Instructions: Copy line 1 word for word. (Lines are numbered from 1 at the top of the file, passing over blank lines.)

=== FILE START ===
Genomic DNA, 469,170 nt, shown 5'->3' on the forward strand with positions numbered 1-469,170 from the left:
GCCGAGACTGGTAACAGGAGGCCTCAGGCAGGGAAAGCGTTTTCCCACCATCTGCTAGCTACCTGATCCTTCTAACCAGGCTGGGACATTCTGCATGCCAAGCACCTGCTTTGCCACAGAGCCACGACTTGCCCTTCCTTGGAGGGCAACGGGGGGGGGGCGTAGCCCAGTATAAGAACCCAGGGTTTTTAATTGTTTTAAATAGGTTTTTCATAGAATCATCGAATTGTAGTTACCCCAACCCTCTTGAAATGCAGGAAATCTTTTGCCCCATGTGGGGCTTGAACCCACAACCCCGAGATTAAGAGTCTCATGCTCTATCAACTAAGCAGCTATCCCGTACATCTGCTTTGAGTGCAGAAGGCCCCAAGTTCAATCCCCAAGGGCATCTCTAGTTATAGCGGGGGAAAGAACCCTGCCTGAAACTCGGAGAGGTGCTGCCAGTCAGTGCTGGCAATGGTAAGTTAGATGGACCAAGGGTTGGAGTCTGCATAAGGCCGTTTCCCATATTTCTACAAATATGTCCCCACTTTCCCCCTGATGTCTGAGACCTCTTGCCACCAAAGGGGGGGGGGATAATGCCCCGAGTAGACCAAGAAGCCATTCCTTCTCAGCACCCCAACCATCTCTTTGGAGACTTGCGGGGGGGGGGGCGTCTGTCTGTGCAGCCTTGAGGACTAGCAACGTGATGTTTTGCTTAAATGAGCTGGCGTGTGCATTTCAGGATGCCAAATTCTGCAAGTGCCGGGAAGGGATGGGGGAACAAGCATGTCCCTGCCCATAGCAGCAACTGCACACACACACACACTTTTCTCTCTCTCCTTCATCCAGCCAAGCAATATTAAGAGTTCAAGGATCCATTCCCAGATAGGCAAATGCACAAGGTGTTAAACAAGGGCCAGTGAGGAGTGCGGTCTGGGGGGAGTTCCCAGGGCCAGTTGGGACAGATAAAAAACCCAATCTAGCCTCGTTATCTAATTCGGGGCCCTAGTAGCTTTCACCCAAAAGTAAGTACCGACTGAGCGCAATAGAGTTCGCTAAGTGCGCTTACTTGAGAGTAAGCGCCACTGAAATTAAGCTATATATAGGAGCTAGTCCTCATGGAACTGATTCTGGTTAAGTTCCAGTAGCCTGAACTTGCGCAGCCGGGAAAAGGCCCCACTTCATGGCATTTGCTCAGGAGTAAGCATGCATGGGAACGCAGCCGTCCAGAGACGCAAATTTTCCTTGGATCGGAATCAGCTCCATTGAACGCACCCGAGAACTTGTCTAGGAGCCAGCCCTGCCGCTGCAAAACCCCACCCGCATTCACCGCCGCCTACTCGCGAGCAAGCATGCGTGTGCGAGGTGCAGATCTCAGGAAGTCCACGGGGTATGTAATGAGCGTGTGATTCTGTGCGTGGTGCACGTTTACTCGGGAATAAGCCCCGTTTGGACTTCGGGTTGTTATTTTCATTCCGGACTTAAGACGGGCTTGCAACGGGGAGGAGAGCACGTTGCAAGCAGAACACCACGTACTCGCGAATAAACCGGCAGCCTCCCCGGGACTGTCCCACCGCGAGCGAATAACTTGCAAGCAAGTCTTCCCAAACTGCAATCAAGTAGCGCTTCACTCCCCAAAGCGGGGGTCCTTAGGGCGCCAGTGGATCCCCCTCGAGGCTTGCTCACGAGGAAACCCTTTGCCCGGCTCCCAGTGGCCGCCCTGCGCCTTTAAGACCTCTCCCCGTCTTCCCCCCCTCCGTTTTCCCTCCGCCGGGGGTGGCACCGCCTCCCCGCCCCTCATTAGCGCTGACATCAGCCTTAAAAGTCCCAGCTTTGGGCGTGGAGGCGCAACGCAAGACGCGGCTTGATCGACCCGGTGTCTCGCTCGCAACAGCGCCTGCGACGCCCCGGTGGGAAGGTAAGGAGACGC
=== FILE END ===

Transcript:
Genomic DNA, 469,170 nt, shown 5'->3' on the forward strand with positions numbered 1-469,170 from the left: